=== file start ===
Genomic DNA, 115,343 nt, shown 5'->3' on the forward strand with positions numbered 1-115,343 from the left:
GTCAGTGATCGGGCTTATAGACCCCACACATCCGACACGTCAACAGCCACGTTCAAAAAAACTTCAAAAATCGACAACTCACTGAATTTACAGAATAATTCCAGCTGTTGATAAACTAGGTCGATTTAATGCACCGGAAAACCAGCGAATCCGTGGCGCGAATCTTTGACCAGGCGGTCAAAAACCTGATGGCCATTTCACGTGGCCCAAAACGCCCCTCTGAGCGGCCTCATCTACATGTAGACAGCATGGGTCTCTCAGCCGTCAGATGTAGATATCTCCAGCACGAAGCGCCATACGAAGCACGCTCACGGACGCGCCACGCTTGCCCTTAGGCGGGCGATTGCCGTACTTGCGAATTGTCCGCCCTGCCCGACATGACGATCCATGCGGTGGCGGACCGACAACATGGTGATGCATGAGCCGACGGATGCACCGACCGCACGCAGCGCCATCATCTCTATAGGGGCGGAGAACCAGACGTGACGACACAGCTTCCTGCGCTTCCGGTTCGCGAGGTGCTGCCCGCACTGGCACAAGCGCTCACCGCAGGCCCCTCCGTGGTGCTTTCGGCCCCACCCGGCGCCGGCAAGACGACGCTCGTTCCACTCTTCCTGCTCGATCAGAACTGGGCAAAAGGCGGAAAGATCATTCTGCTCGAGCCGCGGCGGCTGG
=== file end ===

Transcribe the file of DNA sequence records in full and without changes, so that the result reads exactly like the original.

Genomic DNA, 115,343 nt, shown 5'->3' on the forward strand with positions numbered 1-115,343 from the left:
GTCAGTGATCGGGCTTATAGACCCCACACATCCGACACGTCAACAGCCACGTTCAAAAAAACTTCAAAAATCGACAACTCACTGAATTTACAGAATAATTCCAGCTGTTGATAAACTAGGTCGATTTAATGCACCGGAAAACCAGCGAATCCGTGGCGCGAATCTTTGACCAGGCGGTCAAAAACCTGATGGCCATTTCACGTGGCCCAAAACGCCCCTCTGAGCGGCCTCATCTACATGTAGACAGCATGGGTCTCTCAGCCGTCAGATGTAGATATCTCCAGCACGAAGCGCCATACGAAGCACGCTCACGGACGCGCCACGCTTGCCCTTAGGCGGGCGATTGCCGTACTTGCGAATTGTCCGCCCTGCCCGACATGACGATCCATGCGGTGGCGGACCGACAACATGGTGATGCATGAGCCGACGGATGCACCGACCGCACGCAGCGCCATCATCTCTATAGGGGCGGAGAACCAGACGTGACGACACAGCTTCCTGCGCTTCCGGTTCGCGAGGTGCTGCCCGCACTGGCACAAGCGCTCACCGCAGGCCCCTCCGTGGTGCTTTCGGCCCCACCCGGCGCCGGCAAGACGACGCTCGTTCCACTCTTCCTGCTCGATCAGAACTGGGCAAAAGGCGGAAAGATCATTCTGCTCGAGCCGCGGCGGCTGG